Conviction. I’ve been thinking about this word a lot lately. I don’t know about you, and perhaps it is another occupational hazard, but I get a little obsessed with words. I go through little word-phases, I guess you could call them, when a word gets stuck in my brain and I find myself repeating it over and over in my head, saying it out loud to taste the sound of it, muttering it uselessly to myself in the shower. I guess Conviction is a stick-in-your-head kind of word given its meaning which the good old Merriem-Webster describes it as:
con·vic·tion noun \kən-ˈvik-shən\
a strong persuasion or belief
the state of being convinced
Conviction. A solid sounding word, full of satisfying consonants and firm ending. To say conviction is relatively easy. To have conviction…not always so trouble free.
This past week has been my first with childcare all sorted out. That’s three days a week, in case you were wondering, for pure undiluted writing time. I know what you’re thinking (lucky b*$gger!) and yes, it is amazing (adj. meaning startingly impressive). I get so excited about having so much actual, dedicated writing time that I pack my bag and lay out my clothes the night before like a kid preparing for Christmas / sleepover / birthday party. I tidy and write notes and get things orderly. I actually – this is a little embarassing – sometimes have trouble sleeping. Someone in love with their job, much? Conviction!
Morning rolls around. B1 is regularly sleeping in our bed and B2 sleeps irregularly and chaoticly (adj. meaning completely unordered and unpredictable and confusing), so I can’t say I jump out of bed, but let’s just say I am pretty pumped in a groggy, leaden legs kind of way. This is my writing time! Conviction!
Then, childcare. I have great childcare. I have a part-time nanny who is the bees-freakin’-knees and brings stickers and plastic animals and sparkly handbags for the girls to play with. I have a brief moment getting distracted by the awesome purple plastic octopus she has brought with her and then remember I have the best job in the world and pick up my bags. This is when Conviction fails me. B2 clings to my legs like I am the last life-raft on the Titanic, B1 sucks her thumb, her wide eyes full of tears. Conviction makes his exit. It gets worse. B2 starts screaming, B1 is sobbing with wet trails of tears sliding off her chin. I have to prize B2 from me as if she were that purple octopus and I were her favourite rock. C’mon Conviction, where’d you go? The noise intensifies. I give falsely cheerful goodbyes and blow kisses, promising to be back soon, whilst quickly shutting doors, desperate wailing following me. Oh, Conviction. You vanishing bastard.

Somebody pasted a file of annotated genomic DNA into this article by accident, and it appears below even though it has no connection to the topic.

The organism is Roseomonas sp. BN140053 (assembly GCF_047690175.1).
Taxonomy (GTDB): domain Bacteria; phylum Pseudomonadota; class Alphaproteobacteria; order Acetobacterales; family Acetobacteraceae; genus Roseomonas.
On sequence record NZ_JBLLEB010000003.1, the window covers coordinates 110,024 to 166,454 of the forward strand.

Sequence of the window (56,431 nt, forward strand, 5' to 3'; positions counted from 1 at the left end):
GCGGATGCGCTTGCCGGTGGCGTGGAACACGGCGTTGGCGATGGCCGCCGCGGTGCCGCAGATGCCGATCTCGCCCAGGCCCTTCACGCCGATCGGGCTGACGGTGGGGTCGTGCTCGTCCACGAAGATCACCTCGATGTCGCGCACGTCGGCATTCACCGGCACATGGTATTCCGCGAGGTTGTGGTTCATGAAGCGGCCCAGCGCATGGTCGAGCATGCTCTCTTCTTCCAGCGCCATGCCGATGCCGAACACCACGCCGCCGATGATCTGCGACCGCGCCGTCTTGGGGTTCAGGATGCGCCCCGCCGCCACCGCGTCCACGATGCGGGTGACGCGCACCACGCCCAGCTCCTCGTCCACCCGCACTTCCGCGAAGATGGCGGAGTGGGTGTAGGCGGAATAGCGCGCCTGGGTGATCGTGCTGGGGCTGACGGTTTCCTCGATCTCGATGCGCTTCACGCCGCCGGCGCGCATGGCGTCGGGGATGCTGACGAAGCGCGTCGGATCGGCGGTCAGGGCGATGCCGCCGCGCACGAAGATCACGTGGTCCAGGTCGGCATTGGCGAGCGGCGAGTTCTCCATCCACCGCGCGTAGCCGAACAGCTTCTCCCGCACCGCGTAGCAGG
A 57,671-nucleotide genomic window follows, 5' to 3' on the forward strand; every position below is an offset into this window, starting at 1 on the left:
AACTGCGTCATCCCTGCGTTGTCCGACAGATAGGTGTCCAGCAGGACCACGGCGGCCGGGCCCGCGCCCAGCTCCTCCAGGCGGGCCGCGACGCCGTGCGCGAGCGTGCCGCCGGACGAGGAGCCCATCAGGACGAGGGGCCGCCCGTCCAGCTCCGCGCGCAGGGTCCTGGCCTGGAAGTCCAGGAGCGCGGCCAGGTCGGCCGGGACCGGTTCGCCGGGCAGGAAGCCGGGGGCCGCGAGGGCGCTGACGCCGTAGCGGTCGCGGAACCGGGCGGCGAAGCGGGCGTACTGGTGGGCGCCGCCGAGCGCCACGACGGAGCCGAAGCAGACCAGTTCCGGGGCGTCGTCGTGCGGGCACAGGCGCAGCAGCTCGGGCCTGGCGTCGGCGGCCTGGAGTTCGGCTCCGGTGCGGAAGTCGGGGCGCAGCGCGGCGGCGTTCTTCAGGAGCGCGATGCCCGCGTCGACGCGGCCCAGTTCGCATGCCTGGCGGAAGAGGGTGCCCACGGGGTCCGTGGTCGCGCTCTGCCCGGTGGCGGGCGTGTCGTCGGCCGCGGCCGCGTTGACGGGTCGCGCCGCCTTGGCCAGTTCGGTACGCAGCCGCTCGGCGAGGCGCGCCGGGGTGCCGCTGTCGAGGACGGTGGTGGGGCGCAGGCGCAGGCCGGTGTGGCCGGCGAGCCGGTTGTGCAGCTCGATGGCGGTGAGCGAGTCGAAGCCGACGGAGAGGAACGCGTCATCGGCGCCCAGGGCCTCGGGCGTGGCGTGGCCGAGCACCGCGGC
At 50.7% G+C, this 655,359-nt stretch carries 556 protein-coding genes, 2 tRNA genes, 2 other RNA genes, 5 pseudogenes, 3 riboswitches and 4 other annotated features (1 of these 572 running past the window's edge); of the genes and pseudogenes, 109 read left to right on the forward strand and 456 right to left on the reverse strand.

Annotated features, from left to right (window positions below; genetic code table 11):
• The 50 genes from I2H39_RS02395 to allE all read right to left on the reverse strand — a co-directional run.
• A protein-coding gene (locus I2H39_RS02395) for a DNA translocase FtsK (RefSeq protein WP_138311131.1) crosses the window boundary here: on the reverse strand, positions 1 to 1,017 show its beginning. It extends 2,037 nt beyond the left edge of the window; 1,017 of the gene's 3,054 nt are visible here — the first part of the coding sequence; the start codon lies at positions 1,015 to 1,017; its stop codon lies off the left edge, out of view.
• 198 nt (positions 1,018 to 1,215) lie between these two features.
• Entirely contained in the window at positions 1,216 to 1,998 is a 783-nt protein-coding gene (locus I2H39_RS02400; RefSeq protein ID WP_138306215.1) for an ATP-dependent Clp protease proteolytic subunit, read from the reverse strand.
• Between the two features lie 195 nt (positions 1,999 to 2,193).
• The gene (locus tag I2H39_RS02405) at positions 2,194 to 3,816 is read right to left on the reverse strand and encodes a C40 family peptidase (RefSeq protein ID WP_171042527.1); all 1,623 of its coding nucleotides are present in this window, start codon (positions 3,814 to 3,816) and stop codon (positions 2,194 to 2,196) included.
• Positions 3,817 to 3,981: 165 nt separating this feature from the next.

I know I am not the only parent to struggle with Conviction. I know I am in very good company in that regard. I’m very, very lucky to have two days (+weekends) with my kids as well as three days without them and have a wonderful nanny and have the best job in the whole universe. If my Conviction falters then I can only imagine the Conviction-evaporating-heartache that others go through. And Conviction is definitely not a parents-only dilemma. Conviction seriously fails me when I get a bad review or when my publisher dislikes a large element of my work. Or when I’m just plain tired. Sometimes it’s when my inner voice gives me a bad rap – “Did you just write that?! Ho ho! You totally suck!”. Worst of all, Conviction fails me when I do that dreadful thing I shouldn’t do – compare my life to someone’s else’s. I notice someone happier, thinner and better in some way and suddenly wonder if I have the formula utterly all wrong.
I’d like to propose a remedy at this point, some sage but simple advice that cures all conviction-disappearance from now till the end of time. For the moments when your baby girl is suctioned on to you like an emotional limpet or when you’ve been told it’s not quite good enough. The times when you feel a little like a discarded plastic bag – that you’re talentless or uninteresting or sort of “in the way”. Something buoying for when you glance over at someone else’s lot and tell yourself they’ve got it sorted while your life is a disorderly mess. I’d like to make it all better. Come back Conviction, I’m sorry I called you a bastard.
But I’m afraid I don’t have anything in my bag of tricks. I’m still figuring it out. In fact, I am hoping you might have tips for me. Something that has worked for you when the going got tough and Conviction got going. Something that filled you with strength. What was it? What worked? What didn’t work? I hereby open a Conviction Discussion Forum and request your answers to the age-old dilemma – How to remain Convinced?
Guidance or recommendations concerning prudent future action, typically given by someone regarded as knowledgeable or authoritative.
HUGS, Hannah x